Offstage, Cooper keeps glamour at bay. His hair on a recent sweltering summer's morning lies in a punkish blond thatch. His clothes -- a blue plaid polo, cargo khakis, clunky running shoes -- look strictly Kmart. Up close, tough cheekbones and the punchy nose of a boxer overshadow the choirboy smile and delicate jaw. In the theater, though, the face betrays effortless radiance as readily as scintillant malice. The eyes are ice blue: romantic, with serious rascal potential.

He describes himself today as shy, but insists he was a "naughty" child: "Quite young, I blew up a stereo. I pulled knobs off things." His mother does social work while his father juggles a gamut of musical occupations, from choir leader to nightclub sideman. In his younger days, Adam attended church regularly -- though not for the doctrine; he was there to sing.

His professional training began at the Arts Educational School, which offered the standard academic subjects plus a full spectrum of the performing arts. In time, dance won out. Tap to ballroom, modern to ballet, Cooper loved it all. Eventually he transferred to the Royal Ballet School, though he never fell in with the vestals-in-training of both sexes who saw classical ballet as the be-all and end-all. Even as he was blazing through the hypercharged dance dramas of Kenneth MacMillan, he longed for less predictable fare. Adventures in Motion Pictures first called upon him for a fund-raiser. Prophetically, Bourne cast him in The Dying Swan; Cooper danced in black trousers and T-shirt to Saint-Saëns's rhapsodic melody. Outings like this reinforced a nagging conviction that Cooper would have to strike out on his own. The Royal repertoire was too narrow. "It goes back to my training," he says. "I see myself as an all-rounder." Besides, the Royal roster was too big; he wasn't dancing enough, and when he did dance, Cooper felt strangely invisible. When Swan Lake took off in London, he quietly resigned.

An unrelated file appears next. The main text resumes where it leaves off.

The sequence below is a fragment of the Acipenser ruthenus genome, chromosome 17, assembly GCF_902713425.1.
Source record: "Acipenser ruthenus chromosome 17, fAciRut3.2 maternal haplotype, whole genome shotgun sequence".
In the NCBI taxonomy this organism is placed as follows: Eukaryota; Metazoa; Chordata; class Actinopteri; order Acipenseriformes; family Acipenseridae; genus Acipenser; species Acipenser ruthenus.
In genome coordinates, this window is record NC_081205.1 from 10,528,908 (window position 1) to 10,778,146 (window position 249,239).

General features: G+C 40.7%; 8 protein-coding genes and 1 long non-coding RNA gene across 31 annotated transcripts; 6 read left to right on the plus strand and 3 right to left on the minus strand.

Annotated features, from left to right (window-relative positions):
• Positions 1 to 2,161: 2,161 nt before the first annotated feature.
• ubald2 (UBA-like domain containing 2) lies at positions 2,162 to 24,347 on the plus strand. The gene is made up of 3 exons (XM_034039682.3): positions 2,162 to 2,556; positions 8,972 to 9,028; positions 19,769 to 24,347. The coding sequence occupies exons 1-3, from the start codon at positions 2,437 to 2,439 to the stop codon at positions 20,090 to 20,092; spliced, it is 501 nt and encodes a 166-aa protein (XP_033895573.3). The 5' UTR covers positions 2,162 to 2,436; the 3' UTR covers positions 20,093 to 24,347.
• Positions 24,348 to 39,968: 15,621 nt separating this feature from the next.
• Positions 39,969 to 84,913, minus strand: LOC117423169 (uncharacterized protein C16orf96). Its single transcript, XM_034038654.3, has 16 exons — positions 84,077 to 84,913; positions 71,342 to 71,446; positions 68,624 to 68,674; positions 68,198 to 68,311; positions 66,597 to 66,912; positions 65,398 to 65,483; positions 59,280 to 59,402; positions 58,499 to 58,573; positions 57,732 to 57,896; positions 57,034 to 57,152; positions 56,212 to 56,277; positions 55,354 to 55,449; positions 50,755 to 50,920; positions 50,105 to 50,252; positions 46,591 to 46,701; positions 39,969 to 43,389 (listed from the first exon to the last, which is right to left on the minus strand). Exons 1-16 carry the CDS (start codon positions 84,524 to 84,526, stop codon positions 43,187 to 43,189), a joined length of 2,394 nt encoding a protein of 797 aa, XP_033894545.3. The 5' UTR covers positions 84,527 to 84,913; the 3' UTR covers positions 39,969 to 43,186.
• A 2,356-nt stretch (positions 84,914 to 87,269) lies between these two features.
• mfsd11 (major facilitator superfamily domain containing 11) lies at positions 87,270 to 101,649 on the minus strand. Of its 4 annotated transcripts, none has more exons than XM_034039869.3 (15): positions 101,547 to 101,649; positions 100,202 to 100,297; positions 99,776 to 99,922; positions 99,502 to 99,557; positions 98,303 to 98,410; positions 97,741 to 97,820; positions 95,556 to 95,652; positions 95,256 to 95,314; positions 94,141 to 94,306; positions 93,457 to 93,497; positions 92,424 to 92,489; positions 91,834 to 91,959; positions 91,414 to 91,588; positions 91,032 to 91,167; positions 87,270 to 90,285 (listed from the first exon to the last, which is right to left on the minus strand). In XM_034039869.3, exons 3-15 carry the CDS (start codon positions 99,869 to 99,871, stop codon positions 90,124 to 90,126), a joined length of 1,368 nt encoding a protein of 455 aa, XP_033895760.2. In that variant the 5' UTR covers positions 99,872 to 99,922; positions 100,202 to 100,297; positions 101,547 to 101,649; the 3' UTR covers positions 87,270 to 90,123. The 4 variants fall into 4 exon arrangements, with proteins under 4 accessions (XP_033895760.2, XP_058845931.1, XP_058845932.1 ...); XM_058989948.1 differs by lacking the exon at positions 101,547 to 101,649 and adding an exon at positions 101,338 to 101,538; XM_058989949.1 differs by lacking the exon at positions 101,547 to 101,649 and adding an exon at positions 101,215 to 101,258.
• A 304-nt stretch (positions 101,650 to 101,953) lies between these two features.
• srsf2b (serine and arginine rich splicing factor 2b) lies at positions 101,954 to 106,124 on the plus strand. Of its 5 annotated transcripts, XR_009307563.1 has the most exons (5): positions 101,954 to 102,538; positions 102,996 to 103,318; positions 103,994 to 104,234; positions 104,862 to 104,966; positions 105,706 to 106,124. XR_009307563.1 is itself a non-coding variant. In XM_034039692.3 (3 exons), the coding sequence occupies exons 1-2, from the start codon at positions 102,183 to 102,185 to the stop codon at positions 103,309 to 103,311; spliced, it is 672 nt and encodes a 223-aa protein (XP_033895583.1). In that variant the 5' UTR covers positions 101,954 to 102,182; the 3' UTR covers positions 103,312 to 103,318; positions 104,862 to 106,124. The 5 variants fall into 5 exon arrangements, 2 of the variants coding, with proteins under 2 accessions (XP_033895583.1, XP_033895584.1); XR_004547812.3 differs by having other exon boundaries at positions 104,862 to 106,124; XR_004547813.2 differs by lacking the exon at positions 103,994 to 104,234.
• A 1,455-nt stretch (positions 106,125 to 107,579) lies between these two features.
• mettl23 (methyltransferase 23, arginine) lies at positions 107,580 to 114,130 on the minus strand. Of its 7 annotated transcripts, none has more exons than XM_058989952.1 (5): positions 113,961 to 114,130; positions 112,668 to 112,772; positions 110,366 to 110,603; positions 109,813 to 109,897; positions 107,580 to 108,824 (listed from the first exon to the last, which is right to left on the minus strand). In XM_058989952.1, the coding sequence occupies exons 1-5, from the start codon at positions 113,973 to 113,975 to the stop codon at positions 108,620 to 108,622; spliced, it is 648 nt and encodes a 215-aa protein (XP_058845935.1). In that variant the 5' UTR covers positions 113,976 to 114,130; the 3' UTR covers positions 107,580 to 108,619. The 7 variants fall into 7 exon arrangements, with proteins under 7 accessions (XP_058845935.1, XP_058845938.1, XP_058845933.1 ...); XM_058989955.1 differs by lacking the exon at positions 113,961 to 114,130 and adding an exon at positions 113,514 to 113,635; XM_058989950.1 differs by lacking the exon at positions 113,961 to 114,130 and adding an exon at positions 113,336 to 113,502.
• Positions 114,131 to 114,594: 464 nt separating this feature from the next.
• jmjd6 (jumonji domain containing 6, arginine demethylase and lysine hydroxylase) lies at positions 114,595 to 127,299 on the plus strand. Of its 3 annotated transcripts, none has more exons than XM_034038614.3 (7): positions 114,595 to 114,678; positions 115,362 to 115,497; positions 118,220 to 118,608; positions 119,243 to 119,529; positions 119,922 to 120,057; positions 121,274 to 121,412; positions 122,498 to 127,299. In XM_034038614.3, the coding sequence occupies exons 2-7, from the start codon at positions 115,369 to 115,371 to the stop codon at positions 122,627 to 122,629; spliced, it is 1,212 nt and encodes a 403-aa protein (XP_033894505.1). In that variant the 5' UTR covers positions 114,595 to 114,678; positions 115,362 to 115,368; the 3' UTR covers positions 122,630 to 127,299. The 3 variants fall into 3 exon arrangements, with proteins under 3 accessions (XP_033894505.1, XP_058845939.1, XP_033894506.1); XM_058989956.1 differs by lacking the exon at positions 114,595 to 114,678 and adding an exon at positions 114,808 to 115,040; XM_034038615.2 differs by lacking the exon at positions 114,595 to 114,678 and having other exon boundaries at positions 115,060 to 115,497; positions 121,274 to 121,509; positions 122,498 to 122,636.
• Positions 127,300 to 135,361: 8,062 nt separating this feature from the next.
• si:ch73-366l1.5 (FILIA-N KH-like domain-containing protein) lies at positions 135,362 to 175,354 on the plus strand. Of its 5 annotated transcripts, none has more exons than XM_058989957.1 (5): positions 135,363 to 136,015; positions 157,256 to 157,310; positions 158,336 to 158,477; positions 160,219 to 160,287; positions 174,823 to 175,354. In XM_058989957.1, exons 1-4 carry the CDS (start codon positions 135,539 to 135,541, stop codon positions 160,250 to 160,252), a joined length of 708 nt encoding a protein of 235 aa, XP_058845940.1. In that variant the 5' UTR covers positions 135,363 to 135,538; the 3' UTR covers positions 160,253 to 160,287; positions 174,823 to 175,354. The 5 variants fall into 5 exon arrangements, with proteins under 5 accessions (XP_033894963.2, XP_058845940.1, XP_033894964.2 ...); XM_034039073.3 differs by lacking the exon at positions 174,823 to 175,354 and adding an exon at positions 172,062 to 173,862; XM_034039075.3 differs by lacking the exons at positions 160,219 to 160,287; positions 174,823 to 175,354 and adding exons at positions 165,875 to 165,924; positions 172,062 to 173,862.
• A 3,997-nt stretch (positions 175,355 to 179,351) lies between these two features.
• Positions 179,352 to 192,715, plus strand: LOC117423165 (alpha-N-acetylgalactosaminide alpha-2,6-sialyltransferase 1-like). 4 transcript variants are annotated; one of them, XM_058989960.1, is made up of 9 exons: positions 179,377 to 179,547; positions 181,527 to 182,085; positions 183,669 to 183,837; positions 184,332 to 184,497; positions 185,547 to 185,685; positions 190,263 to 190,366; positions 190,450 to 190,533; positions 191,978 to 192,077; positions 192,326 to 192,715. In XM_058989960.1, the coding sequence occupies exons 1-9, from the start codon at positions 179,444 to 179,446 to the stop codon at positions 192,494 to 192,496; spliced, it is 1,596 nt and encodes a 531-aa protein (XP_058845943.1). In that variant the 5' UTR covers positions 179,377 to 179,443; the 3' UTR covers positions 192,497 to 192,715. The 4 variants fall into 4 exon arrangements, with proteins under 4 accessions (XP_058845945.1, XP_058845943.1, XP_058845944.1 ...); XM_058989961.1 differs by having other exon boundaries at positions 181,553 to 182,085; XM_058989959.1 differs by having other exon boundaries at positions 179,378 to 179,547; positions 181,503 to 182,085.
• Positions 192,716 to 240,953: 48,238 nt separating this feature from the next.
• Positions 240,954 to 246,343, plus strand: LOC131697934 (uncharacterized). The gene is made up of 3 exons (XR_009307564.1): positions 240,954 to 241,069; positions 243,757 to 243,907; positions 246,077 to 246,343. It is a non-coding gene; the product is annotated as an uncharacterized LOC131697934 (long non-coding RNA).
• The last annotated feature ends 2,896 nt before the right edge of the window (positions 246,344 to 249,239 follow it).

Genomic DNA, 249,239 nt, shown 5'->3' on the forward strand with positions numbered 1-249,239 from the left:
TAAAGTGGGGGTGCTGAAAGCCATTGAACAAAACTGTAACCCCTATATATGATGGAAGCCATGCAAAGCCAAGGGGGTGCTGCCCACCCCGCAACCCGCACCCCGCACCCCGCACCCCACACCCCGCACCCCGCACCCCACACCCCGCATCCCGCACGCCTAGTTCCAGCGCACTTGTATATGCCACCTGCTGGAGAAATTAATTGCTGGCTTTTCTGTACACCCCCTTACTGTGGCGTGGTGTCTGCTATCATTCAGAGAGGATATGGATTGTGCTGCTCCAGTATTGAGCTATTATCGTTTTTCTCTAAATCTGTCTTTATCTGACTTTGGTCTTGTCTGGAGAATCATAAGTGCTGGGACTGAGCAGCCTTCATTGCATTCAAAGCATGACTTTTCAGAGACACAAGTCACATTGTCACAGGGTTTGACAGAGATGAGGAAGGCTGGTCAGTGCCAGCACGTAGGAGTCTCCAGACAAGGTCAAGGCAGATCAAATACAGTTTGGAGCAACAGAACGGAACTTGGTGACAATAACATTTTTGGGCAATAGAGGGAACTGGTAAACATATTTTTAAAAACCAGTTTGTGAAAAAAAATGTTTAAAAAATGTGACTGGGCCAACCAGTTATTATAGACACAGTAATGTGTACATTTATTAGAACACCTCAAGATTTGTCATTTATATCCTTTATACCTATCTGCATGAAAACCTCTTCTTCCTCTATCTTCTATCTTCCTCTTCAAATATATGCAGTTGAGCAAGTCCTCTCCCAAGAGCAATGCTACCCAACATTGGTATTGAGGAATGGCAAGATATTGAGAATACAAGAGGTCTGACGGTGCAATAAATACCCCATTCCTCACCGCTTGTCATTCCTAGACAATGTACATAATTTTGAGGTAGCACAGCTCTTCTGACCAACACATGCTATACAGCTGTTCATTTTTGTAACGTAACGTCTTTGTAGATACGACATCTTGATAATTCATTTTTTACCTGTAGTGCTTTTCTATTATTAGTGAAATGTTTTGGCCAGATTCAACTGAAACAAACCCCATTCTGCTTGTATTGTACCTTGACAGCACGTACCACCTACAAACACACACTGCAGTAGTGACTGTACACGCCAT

As a free agent, Cooper has starred in a rare revival of Peter Darrell's full-length Tales of Hoffman with the Scottish Ballet while mounting some new pieces of his own. For the principal dancers, Bourne's Swan Lake (now previewing at the Neil Simon Theatre and opening October 8) is a killer; Cooper performs four shows a week, Will Kemp the other four. Next year, if all goes well, expect Cooper back on Broadway in Cinderella, the latest Adventures in Motion Pictures project, danced to the Prokofiev score. Another of Bourne's exercises in iconoclasm, it unfolds against the backdrop of the London blitz, pairing Cooper's wounded RAF pilot with the Cinderella of his real-life partner, Sarah Wildor, a beguiling soloist with the Royal. In the classics, the roles that would tempt him now are Albrecht in Giselle and Balanchine's The Prodigal Son. There's no time to lose. As Baryshnikov and others have done before him, Cooper promises to quit dancing by age 35.

What then? More choreography, maybe. Or conducting, at which he has already tried his hand. And he misses singing. So how about some musical theater?

"No," he says with great finality. Why not? "I'm very rarely moved in musical theater. Here we are talking, and suddenly, the music starts and I'm gonna sing! . . . a song!" Cooper shimmies just a little, that light tenor takes on a crooner's throb, and his eyes flash wild blue mischief. The Stranger has awakened.